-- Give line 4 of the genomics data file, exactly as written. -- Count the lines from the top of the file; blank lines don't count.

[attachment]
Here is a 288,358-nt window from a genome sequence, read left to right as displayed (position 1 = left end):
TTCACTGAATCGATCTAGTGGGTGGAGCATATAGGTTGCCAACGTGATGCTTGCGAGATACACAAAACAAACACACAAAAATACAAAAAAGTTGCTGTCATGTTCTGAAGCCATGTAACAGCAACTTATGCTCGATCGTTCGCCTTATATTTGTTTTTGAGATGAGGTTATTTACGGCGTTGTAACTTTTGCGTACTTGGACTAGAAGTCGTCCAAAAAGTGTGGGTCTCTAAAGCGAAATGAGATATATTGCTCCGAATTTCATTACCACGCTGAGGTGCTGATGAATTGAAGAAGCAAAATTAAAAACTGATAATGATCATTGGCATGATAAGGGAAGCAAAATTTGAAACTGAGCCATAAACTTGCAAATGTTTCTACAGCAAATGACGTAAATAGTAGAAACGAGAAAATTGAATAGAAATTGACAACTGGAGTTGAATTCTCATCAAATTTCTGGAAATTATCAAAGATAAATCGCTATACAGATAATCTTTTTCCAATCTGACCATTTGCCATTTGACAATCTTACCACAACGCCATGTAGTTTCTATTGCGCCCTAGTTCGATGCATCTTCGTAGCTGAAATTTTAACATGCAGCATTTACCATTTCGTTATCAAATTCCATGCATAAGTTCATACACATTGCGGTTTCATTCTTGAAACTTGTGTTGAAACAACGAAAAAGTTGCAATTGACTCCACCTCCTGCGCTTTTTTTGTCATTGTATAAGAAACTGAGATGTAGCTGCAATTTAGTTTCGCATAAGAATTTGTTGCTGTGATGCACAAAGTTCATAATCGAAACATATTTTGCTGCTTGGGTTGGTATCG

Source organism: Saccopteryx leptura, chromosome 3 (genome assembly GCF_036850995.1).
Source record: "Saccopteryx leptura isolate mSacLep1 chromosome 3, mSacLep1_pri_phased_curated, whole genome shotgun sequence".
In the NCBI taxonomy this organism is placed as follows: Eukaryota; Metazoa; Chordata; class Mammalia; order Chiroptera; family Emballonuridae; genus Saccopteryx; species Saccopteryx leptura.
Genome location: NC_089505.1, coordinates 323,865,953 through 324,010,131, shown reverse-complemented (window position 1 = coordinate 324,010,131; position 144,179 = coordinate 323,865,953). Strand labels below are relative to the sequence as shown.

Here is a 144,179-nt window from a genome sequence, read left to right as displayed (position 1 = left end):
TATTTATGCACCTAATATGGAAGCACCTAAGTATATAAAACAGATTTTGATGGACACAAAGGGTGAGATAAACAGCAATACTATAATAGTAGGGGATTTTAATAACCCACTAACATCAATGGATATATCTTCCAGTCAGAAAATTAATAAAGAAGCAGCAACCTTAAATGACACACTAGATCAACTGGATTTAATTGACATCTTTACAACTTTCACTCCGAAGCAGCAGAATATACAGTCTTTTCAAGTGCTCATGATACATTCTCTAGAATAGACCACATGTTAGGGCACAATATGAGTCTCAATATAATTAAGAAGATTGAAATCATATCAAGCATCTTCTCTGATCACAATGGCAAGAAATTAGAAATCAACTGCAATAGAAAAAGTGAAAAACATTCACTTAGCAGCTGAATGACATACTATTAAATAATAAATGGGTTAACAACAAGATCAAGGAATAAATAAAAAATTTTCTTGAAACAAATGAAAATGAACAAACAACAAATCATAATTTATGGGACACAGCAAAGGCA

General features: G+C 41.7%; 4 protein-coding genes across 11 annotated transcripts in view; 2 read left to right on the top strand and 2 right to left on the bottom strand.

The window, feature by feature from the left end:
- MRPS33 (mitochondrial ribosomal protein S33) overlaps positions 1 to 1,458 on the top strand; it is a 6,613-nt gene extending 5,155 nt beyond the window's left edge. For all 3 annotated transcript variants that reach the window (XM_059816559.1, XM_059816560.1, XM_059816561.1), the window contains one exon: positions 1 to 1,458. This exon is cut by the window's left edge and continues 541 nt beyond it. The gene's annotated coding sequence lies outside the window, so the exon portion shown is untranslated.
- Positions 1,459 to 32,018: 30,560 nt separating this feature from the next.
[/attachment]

Source record: "Saccopteryx leptura isolate mSacLep1 chromosome 3, mSacLep1_pri_phased_curated, whole genome shotgun sequence".